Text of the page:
This week, Alana Kessler, founder of Sangha Yoga Shala in Brooklyn, NY, is sharing her story with us. Read on and learn why It’s Personal for Alana.
When I was asked to share a personal story about my relationship with breast cancer, I have to admit I was nervous. Though breast cancer has been the whisper in the soundtrack of my life for as long as I can remember, I have never actually expressed through language how this disease has shaped my life. Thank you for helping me to find my words…
It’s an interesting thing to think that in 1984, when my grandmother – my mother’s mother, passed away from breast cancer. She was 57 years old and my mother was 30, the same I am now. This reality has not been lost on us while we reflect together on how different this age represents for both of us personally. At 30, my mom had 2 kids, was married and building a home for her family all while caring for her newly widowed father and healing from her own loss and devastation in losing her mother at such a formidable age. My 30th year found me not without responsibility and personal pain, but such is appropriate and I could always find comfort in the support of my mom if need be.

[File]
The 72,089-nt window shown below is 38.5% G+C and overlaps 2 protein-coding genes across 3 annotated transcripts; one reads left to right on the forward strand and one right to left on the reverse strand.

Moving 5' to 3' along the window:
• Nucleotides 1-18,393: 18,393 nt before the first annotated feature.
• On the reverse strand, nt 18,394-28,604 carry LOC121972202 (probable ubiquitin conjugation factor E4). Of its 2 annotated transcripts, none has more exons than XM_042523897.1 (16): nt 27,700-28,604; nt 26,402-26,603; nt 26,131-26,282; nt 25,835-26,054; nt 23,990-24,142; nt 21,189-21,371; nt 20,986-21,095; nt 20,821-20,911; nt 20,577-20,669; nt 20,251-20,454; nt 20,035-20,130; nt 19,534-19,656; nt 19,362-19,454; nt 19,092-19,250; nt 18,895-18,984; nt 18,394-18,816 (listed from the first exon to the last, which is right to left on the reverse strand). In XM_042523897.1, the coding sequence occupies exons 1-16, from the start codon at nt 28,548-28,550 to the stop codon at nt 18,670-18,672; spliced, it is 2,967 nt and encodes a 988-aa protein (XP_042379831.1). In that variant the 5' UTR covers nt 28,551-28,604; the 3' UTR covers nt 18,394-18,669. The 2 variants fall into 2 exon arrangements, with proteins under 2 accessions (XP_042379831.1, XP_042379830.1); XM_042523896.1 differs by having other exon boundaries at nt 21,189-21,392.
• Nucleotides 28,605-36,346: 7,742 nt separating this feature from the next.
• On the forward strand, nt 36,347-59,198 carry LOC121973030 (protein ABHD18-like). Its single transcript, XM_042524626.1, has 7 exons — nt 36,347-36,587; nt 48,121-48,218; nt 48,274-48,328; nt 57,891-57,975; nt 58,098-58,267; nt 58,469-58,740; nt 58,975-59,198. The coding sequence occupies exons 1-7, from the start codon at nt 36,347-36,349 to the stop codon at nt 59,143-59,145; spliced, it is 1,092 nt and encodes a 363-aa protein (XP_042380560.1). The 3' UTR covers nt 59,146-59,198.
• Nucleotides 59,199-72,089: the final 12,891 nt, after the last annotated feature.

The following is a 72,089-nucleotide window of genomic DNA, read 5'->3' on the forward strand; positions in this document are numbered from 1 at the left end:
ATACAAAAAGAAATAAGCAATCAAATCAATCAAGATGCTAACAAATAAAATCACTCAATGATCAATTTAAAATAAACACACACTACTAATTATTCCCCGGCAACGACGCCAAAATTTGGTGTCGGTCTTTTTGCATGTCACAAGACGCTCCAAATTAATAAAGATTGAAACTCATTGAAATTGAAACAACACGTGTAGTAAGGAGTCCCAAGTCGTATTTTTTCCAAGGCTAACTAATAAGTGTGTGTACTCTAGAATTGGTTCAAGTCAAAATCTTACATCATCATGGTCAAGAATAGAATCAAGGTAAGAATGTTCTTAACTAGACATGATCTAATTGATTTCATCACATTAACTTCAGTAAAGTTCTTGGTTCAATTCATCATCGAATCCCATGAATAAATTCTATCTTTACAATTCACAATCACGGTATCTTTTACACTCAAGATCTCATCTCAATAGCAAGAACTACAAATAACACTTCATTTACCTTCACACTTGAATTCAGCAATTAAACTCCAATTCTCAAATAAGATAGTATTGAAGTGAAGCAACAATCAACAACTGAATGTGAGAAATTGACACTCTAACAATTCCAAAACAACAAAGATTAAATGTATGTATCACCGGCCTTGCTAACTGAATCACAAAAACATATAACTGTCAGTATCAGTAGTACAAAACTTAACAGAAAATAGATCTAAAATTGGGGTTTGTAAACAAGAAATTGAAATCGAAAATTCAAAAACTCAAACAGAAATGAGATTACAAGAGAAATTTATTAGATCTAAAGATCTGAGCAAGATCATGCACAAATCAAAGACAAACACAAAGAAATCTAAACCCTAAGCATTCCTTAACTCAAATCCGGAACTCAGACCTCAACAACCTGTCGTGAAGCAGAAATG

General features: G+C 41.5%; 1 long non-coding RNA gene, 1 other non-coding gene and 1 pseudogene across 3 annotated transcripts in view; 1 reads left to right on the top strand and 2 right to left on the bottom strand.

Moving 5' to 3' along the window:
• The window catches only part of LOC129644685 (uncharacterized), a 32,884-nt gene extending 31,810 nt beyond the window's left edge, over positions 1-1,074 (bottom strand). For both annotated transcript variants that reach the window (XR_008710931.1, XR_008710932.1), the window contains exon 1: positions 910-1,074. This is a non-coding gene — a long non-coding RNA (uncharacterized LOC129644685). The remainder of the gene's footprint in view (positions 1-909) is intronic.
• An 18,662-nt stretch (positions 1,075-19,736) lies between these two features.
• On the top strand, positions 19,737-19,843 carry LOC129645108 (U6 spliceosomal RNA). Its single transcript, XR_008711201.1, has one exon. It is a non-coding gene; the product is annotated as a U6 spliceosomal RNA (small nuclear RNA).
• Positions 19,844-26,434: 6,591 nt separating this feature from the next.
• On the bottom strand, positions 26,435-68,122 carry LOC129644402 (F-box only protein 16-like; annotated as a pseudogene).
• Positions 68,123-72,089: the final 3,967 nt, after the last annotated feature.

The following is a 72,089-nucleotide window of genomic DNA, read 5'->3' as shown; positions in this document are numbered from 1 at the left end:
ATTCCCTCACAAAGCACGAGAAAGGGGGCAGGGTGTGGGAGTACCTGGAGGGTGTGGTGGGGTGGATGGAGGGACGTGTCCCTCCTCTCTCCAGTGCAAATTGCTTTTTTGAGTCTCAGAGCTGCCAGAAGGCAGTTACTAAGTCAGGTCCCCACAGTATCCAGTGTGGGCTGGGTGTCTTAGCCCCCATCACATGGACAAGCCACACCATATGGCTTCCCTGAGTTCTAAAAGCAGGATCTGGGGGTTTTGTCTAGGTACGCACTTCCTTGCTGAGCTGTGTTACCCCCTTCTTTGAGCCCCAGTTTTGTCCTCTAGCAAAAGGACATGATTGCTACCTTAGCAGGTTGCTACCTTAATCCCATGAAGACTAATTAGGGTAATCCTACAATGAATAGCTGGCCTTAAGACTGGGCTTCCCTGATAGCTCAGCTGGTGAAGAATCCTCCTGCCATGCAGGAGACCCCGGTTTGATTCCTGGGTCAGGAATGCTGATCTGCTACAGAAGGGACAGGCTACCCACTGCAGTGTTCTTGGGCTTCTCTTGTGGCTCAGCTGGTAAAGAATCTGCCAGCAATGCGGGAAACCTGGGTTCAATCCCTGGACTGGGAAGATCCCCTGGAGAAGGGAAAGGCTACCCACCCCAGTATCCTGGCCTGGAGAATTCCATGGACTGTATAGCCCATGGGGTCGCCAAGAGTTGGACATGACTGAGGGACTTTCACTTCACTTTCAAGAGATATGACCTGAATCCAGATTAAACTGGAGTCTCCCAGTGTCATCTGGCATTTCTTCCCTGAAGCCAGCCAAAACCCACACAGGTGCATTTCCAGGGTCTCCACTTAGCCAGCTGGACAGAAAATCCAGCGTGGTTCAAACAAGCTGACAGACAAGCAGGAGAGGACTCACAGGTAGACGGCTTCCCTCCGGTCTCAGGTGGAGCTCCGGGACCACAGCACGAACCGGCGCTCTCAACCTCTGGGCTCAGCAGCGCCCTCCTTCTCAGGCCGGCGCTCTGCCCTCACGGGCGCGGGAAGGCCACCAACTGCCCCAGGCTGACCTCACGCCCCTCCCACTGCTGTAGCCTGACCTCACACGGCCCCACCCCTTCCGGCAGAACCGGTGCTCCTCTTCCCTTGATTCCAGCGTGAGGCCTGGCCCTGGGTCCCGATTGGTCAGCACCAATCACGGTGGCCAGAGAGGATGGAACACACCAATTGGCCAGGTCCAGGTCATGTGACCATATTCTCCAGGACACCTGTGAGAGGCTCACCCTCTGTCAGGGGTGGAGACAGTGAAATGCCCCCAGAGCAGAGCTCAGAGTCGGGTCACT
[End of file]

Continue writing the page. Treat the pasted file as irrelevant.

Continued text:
I didn’t always appreciate this gift – of having a mom who is present, accessible, interested and alive. As a teenager and young adult, I had a more tumultuous relationship with my mom, and at times felt misunderstood and unsupported.
Not to say that my feelings weren’t valid at times, and as I continued to grow and develop into my own individual – conflicts, disappointments, and unmet expectations became inevitable in our relationship.
I was so young when my grandmother died, merely three and a half years old. My mom would share stories of how much my grandmother loved to sing Annie songs with me and have me brush her hair. She would grow nostalgic as she relayed stories of how my grandmother would show me off in front of her friends at the pool in the summertime, and my speech, which sounded more like a tween than a toddler would have them laughing for hours. I love hearing these tales and imagining the love I was not able to experience as a consequence of the cancer.
But I am grateful. Breast cancer gifted me with empathy, compassion and perspective. Even though a person leaves this world physically, their love stays in the vibration, waiting for the opportunity to be reclaimed. My grandmother’s love lives on in the unconditional love my mom and I now share as adults. And now at the ages we both were when she passed, her love and memory will live on in us for the rest of our lives.
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